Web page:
Equities in Toronto spent much of the day in plus country, a status which did not change leading up to Monday’s closing bell.
The TSX Composite held onto 54.68 points to adjourn Monday at 19,709.15.
The Canadian dollar eased off 0.02 cents at 72.45 cents U.S.
Real-estate fell the hardest of the sectors which lost ground, and were in the majority. Crombie REIT sagged 32 cents, or 2.4%, to $13.05, while Canadian Apartment REIT dipped $1.04, or 2.3%, to $43.93.
In health-care. Bausch Health Companies dawdled 33 cents, or 3.5%, to $9.07, while Chartwell Retirement Homes gave back five cents to $10.40.
Utilities found the going rough, too, with Northland Power slipping 70 cents, or 3.3%, to $20.87, while Innergex Renewable Energy lost 26 cents, or 2.8%, to $8.94.
Tech stocks tried to make up lost ground, as Dye & Durham raced higher $1.36, or 12.6%, to $12.16, while Docebo hiked $2.26, or 3.6%, to $65.16.
In energy shares, MEG Energy grabbed 69 cents, or 2.6%, to $27.03, while Headwater Exploration took on 14 cents, or 1.9%, to $7.56.
Financials fared positively, as well, with Definity Financial amassing 67 cents, or 1.8%, to $37.64, while Intact Financial moved upward $1.98, or 1%, to $208.25.
The TSX Venture Exchange nicked up 0.83 points to 511.11.
Eight of the 12 TSX subgroups finished the day down, however, with real-estate off 1.3%, health-care trailing 1.2%, and utilities off 0.6%.
The four gainers were led by information technology, up 0.9%, energy, better 0.7%, and financials, ahead 0.4%.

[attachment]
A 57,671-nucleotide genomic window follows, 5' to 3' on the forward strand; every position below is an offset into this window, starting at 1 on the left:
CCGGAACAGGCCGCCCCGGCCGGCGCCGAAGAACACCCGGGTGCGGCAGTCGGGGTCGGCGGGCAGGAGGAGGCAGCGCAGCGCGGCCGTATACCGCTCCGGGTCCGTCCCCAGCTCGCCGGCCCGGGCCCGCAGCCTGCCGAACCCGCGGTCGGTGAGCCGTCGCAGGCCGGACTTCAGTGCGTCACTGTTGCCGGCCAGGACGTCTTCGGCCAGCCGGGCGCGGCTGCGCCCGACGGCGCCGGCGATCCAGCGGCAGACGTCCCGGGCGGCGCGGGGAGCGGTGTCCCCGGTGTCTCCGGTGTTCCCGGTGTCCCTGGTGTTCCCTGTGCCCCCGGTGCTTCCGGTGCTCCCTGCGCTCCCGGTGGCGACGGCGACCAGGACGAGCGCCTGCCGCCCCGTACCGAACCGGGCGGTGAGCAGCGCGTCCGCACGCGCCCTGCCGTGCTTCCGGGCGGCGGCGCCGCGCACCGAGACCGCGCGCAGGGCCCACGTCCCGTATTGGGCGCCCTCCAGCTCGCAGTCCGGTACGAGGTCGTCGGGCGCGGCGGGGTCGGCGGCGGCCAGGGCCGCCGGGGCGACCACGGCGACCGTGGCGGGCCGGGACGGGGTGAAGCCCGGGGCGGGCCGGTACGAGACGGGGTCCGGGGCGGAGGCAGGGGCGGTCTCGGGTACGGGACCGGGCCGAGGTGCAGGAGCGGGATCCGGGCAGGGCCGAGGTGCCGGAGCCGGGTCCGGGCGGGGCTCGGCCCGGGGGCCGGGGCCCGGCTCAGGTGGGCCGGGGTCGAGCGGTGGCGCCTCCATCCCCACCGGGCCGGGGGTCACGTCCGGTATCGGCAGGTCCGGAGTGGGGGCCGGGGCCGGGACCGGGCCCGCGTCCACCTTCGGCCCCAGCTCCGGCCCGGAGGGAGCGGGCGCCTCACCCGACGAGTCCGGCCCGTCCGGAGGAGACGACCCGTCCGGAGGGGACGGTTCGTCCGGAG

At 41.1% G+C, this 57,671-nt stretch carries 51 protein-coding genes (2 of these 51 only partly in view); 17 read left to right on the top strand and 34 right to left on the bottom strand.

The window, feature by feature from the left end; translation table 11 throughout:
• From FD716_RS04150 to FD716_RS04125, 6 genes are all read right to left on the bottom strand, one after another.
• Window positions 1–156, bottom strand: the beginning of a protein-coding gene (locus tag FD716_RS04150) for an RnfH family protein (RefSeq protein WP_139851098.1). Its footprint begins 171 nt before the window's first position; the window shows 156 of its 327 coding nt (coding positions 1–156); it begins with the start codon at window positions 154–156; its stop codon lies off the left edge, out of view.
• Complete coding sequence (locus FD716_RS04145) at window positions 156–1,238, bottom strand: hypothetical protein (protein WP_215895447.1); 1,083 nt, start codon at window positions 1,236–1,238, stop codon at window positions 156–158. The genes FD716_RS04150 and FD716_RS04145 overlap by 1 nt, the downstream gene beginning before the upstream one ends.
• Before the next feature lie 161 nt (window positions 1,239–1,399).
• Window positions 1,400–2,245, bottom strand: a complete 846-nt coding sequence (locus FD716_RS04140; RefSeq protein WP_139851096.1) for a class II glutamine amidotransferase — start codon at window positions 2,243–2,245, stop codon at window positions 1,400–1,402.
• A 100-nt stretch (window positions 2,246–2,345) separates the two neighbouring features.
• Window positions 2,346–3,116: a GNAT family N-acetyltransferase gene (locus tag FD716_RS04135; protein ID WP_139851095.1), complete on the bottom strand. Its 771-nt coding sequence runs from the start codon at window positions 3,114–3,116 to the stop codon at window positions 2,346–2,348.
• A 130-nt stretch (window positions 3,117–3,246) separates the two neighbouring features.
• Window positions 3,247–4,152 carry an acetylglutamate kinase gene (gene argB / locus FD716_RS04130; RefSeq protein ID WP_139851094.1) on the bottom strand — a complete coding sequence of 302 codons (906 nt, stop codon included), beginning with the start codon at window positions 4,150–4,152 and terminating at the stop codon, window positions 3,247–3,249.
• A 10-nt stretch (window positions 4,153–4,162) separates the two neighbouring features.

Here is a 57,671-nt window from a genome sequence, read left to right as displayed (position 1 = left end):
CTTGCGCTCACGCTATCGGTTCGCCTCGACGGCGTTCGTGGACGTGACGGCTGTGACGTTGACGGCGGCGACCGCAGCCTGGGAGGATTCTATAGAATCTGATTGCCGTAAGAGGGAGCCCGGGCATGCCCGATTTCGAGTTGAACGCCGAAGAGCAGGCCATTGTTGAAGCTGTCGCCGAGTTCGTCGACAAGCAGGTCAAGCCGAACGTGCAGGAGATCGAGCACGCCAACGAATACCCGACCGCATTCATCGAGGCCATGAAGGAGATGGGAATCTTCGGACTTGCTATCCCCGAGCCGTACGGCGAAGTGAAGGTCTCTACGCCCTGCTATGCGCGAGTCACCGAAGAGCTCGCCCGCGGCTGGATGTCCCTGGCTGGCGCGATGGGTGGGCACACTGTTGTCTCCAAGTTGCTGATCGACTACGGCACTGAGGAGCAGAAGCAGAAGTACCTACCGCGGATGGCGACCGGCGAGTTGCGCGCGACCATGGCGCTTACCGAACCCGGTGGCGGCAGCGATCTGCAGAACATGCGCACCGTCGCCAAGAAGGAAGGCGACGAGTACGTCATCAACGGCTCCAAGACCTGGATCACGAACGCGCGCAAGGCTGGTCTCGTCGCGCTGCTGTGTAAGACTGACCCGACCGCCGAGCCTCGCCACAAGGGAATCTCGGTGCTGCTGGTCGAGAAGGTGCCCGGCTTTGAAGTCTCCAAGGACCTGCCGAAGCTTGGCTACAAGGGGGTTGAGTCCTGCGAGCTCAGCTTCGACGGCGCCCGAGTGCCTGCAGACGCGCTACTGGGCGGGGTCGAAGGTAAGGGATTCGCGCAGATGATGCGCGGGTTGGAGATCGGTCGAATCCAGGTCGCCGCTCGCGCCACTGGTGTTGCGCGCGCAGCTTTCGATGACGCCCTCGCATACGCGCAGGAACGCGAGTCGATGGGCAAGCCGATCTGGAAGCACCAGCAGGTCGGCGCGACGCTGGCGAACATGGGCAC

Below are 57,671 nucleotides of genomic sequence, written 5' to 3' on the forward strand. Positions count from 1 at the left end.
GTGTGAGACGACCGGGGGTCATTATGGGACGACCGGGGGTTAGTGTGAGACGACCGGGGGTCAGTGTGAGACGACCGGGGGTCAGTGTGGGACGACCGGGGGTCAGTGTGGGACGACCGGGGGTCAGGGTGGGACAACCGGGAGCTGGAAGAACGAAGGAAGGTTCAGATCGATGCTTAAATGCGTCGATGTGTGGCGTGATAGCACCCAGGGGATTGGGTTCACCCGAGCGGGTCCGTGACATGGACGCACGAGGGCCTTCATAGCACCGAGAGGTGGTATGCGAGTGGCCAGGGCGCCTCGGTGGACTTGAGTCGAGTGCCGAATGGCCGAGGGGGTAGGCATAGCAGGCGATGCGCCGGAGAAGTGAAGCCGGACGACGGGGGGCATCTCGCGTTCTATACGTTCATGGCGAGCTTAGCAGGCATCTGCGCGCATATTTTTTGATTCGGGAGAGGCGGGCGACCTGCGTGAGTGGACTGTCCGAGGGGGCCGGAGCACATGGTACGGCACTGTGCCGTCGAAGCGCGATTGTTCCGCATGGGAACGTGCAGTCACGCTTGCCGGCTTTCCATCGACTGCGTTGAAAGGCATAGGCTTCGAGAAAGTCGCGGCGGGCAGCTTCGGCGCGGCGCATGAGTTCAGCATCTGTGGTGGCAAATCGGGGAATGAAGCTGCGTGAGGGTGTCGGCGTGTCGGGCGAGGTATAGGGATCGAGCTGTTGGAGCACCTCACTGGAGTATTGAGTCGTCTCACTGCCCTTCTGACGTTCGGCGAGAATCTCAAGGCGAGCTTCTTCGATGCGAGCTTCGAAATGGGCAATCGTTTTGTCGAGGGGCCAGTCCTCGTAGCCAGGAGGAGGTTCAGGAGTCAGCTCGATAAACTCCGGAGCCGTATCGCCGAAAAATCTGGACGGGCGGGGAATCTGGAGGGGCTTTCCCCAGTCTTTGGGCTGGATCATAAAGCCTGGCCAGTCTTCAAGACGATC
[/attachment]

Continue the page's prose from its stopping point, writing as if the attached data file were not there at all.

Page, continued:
The Dow Jones Industrial Average rose on Monday, as traders tried to move past Moody’s Investors Service lowering its U.S. credit rating outlook to negative from stable.
The 30-stock index regained 54.77 points to 34,337.87.
The S&P 50 index fell 3.69 points to 4,411.55.
The NASDAQ slid 30.36 points to 13,767.74.
Leading the S&P 500 gains were DaVita, Insulet and Henry Schein, each up more than 7%. Shares of Boeing added more than 4% after Emirates announced a $52 billion order for 95 aircraft, giving the Dow a lift.
Moody’s on Friday underscored the U.S.’ “very large” fiscal deficits and partisan gridlock in Washington as contributing factors for the cut.
The ratings agency reaffirmed America’s credit rating at AAA, the highest level. This comes three months after Fitch lowered the U.S. long-term foreign currency issuer default rating to AA+ from AAA, also citing expected fiscal deterioration, an increasing debt burden and political standoffs on fiscal and debt issues.
Investors are awaiting the release of fresh U.S. inflation data this week, with the latest reading on the consumer price index slated for release Tuesday.
Prices for the 10-year Treasury inched lower, raising yields to 4.63% from Friday’s 4.62%. Treasury prices and yields move in opposite directions.
Oil prices perked $1.34 to $78.51 U.S. a barrel.
Gold prices brightened $12.60 to $1,950.30.